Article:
Modify Your Lessons
They also know that I am willing to modify lessons if the lesson is not working for them.  I was teaching ed endings for regular verbs one time and they were just not getting it I told them we would go on to something else and I would go back to the drawing board and we would try another time.  When we tried again with some manipulatives where they had to figure out what patterns determine what sound to use the lesson went a lot smoother and I have seen some definite improvement.

Laught at yourself when you make mistakes.  Make it OK to make mistakes. I was teaching the prepositions "in, at and on" and I misread a sentence and thought it said "The roses are in the field", it turns out it was Horses and not Roses, so the proposition should be on the field and we all laughed.  One of my students the other day said "my girlfriends" and I asked "Does your girlfriend know you have more than one. He started laughing and said "Oh, I am glad she wasn't here to hear me," and then we all laughed with him. We have fun together and it makes it easier for them to let go and make mistakes because they are practicing more.

Go the Extra Mile
Finally go the extra mile.  Since the class started I have been emailing them different links for them to improve their listening and comprehension.  Directing them to resources that are available to them, so that they continue to make progress.  I also push them to do their best to improve their level and constantly make comments on their improvements. My greatest reward is to see them make progress and they know that.

The other day when my boss came to observe, she said that they were speaking a lot more than she expected for an Lower Intermediate class, I thought about it and realized how far they have come.

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Improving Response to Literature for YL

When I taught 4th graders they had to prepare for the California State writing test. Since the genre of the test changed every year we had to make sure students where prepared for Narrative and Response to Literature.  The test was in January and I knew that the students wouldn't be ready if I just did a unit on Response to Literature.  So what I did was to teach each them part of a good response to literature and then created a form that covered all the areas of a good response and distributed each part for each weekday.  Students had to read 30 minutes per night, so I had them do a short response every night.  We first practiced with the form in class for a week and then I sent it home with them.  This really helped them be prepared when we finally did the Response to Literature unit and they were ready for the test.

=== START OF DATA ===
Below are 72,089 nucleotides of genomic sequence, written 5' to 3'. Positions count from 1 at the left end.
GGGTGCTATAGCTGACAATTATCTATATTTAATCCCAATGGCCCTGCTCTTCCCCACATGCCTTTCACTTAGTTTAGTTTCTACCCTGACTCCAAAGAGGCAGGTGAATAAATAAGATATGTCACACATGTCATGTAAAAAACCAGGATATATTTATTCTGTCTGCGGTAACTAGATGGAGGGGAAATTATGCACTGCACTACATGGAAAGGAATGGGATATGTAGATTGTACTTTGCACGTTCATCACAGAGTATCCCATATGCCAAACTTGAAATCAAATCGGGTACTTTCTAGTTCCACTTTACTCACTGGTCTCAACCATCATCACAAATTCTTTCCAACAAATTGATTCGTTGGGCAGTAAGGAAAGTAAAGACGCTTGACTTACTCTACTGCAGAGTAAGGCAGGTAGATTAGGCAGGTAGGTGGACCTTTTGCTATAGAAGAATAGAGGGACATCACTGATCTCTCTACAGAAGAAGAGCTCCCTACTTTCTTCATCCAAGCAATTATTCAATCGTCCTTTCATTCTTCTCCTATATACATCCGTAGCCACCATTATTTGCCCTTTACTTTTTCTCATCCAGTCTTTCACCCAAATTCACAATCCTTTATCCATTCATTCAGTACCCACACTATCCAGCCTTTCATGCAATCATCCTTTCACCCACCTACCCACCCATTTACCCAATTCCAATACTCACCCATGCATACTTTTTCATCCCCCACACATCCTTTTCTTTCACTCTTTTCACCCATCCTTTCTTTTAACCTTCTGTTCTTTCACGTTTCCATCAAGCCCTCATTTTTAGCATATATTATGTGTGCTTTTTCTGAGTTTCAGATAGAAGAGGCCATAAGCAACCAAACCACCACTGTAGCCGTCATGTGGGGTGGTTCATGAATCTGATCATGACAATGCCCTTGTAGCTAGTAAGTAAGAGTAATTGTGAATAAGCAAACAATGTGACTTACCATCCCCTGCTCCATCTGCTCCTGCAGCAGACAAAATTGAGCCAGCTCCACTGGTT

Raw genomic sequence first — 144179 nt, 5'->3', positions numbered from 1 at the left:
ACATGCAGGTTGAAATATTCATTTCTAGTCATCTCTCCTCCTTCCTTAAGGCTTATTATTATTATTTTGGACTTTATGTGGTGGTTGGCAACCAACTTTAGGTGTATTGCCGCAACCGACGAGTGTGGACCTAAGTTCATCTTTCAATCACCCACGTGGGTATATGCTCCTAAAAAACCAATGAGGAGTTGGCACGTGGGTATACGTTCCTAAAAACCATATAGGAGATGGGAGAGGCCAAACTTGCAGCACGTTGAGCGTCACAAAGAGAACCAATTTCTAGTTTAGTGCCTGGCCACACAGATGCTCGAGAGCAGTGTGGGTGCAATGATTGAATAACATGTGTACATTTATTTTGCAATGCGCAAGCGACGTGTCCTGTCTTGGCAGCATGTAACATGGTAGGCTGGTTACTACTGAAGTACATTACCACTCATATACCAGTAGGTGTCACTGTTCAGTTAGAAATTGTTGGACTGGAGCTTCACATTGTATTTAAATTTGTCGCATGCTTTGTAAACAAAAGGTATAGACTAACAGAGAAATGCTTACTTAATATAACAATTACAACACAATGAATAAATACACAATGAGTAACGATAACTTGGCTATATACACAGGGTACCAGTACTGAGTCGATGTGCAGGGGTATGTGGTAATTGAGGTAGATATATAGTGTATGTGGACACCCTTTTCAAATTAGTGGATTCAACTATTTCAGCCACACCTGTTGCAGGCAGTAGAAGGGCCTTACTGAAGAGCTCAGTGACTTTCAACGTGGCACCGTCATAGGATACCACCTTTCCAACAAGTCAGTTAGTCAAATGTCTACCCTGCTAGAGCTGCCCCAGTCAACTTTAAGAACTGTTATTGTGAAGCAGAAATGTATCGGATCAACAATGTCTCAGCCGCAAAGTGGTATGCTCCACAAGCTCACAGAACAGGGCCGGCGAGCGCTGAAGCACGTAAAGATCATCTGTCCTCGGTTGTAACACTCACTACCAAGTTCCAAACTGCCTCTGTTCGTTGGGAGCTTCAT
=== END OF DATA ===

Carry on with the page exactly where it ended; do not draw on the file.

Later when I moved to 1st grade I adapted it so that it could still target the same RL parts but at their level.  This was really successful it not only helped with their comprehension, but as time went by, their responses got longer and their writing improved.  Their confidence when we did read-alouds also improved because they new what character traits were, setting, connections, what they like or not about the reading and were able to do a retell of the story.

On Monday I had them work on Character Traits. I simplified it by having them draw what the character looked like, then I taught them different adjectives they could use to describe a character and each time we read a book they chose one character trait and made a sentence explaining why they thought the character had that trait.  I taught them setting, so on Tuesdays the form asked them to draw the setting with as much details as they could draw and write about the connections they could make to the book they were reading. Wednesday was the day to draw a picture of their favorite part of the book and write what they liked or not about the book and explain why or why not.

Then on Thursdays they wrote a Summary about what had happened in the story.  At the beginning of the year I would have a space for Beginning, Middle and End of the story.  Then as they got better at it I took that out and had them just write a Summary.  For more advanced students who were reading longer books I had them adapted to the part they had read so far that week.

Now I am using it with my bilingual/binational students who are 2nd and 3rd graders, but since they do not attend an all English school and we only meet once a week I am using the simpler form, but they have been making great strides although they had not worked with any of the RL parts in the past.

I have the students keep them in a binder so that we can go back and see the progress they have made in their writing, drawing and responses.  If you are interested in getting a PDF of the file please email me.